And the Tamest Jack the Ripper Award Goes to . . .

I will say that strange coincidences and strange combinations certainly come together in this book, although the coincidences had more to do with what I read last week than the writing itself, which is a good thing.

It just so happens that I read the story of the OED last week (well, two weeks ago) and one of the major contributors was a man who was in an insane asylum that also housed one of the first Ripper suspects (known as the Leather Apron).  So, naturally, the characters investigating the Whitechapel murders felt the need to go visit the suspect to get an idea for the psychological profile of the murderer, even if it had become more than apparent that the Leather Apron was not the Whitechapel murderer.  While there, the head of the institution felt that it would be of interest to the American psychologist to see a case where the avocation was therapy rather than destructive.  Here enters Minor, the madman of chapter seven of The Meaning of Everything, last week’s book.  Isn’t life wonderful?  Isn’t literature just astonishing?  It makes me want to break out into a rousing chorus of “It’s a Small World After All!”   For the sake of my readers (and those around me as I type), I’ll refrain.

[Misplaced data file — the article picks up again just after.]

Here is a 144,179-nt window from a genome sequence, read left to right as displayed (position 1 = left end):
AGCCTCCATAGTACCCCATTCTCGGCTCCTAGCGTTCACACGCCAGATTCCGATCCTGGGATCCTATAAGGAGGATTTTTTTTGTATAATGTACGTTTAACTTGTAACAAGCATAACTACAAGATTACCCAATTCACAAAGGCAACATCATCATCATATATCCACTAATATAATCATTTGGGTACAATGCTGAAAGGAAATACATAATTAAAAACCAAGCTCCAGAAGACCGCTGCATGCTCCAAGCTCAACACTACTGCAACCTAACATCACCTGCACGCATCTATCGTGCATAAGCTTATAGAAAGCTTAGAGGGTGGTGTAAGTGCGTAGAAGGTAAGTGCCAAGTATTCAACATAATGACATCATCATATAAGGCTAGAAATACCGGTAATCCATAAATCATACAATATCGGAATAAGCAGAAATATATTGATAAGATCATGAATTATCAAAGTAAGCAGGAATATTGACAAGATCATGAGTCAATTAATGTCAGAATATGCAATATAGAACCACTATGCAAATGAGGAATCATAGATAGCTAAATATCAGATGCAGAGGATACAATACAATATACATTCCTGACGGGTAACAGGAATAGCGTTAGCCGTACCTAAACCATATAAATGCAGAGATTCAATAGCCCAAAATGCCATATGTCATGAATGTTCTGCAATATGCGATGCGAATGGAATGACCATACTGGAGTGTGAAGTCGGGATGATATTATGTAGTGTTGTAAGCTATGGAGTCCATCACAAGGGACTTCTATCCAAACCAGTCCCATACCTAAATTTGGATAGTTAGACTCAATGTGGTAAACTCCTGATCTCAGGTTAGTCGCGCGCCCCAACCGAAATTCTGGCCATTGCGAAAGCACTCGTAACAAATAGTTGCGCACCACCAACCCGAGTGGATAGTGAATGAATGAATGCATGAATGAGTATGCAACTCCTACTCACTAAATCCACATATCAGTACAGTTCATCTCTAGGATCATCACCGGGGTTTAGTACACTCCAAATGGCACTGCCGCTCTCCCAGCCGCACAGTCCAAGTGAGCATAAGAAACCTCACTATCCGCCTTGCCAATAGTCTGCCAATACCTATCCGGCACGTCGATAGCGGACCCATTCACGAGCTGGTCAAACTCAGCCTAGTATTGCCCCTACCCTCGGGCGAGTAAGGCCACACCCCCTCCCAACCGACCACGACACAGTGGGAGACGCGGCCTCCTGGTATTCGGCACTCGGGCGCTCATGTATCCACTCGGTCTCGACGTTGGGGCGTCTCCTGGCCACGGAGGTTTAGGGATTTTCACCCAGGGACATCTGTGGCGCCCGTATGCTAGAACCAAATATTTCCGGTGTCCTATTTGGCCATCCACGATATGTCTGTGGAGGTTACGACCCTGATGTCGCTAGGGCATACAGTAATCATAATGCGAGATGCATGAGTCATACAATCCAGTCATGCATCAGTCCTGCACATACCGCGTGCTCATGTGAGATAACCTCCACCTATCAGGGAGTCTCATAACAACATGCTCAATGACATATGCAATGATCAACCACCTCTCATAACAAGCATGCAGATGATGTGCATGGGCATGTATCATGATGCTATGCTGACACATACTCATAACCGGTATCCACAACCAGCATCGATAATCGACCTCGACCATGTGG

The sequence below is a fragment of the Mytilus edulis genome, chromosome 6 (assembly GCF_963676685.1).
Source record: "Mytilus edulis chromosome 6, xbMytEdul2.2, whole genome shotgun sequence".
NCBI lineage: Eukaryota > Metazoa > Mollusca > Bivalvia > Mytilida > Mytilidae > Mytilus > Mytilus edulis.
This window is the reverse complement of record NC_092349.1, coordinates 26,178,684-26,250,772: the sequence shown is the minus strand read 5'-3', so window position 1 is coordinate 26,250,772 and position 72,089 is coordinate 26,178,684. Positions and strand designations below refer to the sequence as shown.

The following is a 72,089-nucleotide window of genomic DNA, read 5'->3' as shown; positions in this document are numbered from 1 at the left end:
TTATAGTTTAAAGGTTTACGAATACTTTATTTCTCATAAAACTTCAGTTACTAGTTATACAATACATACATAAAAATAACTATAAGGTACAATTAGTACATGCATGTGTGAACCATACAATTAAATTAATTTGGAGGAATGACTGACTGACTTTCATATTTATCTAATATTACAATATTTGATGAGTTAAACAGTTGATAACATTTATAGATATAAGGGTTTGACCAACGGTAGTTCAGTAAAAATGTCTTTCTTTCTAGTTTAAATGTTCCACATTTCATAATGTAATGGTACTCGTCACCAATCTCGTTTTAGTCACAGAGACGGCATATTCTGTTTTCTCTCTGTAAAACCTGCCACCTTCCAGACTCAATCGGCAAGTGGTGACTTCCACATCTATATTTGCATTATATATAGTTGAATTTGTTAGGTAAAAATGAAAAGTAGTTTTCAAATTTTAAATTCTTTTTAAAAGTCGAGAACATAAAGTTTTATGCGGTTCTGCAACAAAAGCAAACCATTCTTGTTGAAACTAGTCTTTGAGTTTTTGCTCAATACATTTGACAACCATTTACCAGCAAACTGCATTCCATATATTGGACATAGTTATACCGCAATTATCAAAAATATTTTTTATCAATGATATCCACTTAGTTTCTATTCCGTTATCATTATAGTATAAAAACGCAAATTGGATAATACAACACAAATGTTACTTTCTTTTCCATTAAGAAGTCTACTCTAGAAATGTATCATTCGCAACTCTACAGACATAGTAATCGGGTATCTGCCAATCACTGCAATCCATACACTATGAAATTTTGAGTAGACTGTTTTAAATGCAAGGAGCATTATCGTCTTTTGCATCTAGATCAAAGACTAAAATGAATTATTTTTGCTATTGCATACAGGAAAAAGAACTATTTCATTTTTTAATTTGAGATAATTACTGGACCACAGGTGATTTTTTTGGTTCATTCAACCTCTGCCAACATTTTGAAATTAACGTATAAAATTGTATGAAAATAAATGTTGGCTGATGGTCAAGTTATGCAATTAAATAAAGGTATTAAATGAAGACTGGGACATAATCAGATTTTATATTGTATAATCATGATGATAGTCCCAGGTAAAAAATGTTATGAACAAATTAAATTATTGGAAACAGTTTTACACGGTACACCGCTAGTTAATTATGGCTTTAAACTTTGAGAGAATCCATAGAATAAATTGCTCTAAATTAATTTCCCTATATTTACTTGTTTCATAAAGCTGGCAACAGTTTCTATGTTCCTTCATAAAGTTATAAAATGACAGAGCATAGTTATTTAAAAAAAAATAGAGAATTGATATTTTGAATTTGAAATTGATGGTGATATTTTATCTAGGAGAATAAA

This past week’s book, What Alice Knew: A Most Curious Tale of Henry James & Jack the Ripper by Paula Marantz Cohen, was quite the engaging read.  I finished it within 24 hours of starting it on Monday the 31st (clearly reviewing it has been another matter).  While I’m hesitant to say I enjoyed the book–for reasons I’ll detail–I certainly engaged in it.  The character combination of an author I was forced to read in college (and didn’t particularly enjoy) and a serial killer who has always fascinated me proved to be just the sort of mix that made for the type of read I could delve into.